> maximum allowed to the critted area to see if the character suffers
        > an injury.

        I still don't see why you need to "define" a "critical" success.

        2 Successes are better than 1 Success, with 3 Successes being better
        than 2, and 4 Successes being better than 3, and so forth.

        You don't need to "define" how many Successes constitute a "critical".
        Instead, have damage done be proportional to the number of Successes.
        Both Sagatafl and Modern Action RPG does this.

        In Modern Action RPG, each weapon or unarmed strike has a damage
        multiplier, which you multiply by the number of un-countered Successes,
        and that's how many hitpoints the target loses.

        In Sagatafl, each weapon or unarmed strike has a damage dice, and for
        each un-countered Success, you roll one such dice, and then you subtract
        armour, and compare the final value to the target's Hardiness attribute,
        to see whether or not he is wounded, and if yes, how severely.

        Such an approach does require you to think about how armour works. I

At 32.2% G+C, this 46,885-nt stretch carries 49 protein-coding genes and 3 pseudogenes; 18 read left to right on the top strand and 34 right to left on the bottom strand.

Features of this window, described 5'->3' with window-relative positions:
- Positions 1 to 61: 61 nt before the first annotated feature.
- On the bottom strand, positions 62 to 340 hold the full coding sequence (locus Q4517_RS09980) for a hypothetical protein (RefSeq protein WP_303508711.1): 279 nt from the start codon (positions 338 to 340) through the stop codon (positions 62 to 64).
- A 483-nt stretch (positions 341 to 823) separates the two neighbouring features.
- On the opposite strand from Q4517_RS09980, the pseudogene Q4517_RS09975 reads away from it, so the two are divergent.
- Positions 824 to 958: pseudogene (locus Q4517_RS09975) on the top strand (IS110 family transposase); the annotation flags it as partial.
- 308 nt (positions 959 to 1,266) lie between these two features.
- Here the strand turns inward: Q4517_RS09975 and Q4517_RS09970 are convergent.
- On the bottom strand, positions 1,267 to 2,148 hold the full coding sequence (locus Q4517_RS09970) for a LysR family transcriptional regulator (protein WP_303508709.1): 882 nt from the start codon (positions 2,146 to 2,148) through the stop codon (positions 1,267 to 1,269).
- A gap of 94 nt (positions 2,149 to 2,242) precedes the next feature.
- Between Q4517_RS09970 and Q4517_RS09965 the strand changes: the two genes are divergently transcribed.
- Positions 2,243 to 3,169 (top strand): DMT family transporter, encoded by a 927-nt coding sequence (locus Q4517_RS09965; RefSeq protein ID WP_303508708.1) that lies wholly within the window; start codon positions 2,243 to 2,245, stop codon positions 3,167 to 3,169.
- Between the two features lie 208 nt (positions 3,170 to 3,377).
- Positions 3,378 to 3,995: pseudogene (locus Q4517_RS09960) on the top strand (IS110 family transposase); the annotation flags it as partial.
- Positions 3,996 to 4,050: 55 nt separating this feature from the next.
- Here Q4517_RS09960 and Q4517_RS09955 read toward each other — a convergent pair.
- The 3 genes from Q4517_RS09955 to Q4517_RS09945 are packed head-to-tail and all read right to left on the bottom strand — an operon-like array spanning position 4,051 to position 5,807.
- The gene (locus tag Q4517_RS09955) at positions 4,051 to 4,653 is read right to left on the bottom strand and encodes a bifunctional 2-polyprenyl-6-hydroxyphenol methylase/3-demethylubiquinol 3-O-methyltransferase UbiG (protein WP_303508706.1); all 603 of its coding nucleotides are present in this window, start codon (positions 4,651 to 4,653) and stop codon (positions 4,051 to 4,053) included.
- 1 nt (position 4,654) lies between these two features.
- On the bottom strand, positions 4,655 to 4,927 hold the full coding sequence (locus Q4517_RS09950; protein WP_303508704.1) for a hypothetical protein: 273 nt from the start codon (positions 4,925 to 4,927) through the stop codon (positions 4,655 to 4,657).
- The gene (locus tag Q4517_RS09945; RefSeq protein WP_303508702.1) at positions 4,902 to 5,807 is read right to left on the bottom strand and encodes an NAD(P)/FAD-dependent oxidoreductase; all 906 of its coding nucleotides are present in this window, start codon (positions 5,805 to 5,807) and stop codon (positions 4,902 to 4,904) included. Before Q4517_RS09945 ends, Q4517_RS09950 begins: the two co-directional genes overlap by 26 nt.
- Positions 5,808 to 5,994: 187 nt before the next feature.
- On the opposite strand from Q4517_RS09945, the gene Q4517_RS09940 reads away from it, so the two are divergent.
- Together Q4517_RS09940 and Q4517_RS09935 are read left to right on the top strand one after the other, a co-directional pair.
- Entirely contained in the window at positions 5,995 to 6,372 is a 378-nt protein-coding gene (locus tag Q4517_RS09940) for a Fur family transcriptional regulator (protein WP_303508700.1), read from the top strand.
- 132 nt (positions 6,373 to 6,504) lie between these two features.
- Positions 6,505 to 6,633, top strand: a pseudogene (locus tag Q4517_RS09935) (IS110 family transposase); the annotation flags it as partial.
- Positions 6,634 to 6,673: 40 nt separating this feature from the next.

ended up making a reasonably good model for how different weapons have
        different armour-penetrationl capability for Sagatafl, whereas for
        Modern Action RPG the model says that wearing armour doesn't help you
        much (which is perfectly in genre).

        > Anyway if any of that makes sense please let me know your thoughts.

        If you insist upon having a Success Threshold for combat damage, so that
        a certain amount-or-more of (un-countered?) Successes constitues a
        critical hit, why not vary it from character to character?

        Why not make the threshold 3 for most characters, but allow playes,
        during character creation, to purchase an inborn Advantage or Gift, such
        as "Supreme Manly Toughness", which raises the threshold for that
        character to 4?

        Likewise you could have some sort of binary skill, to represent a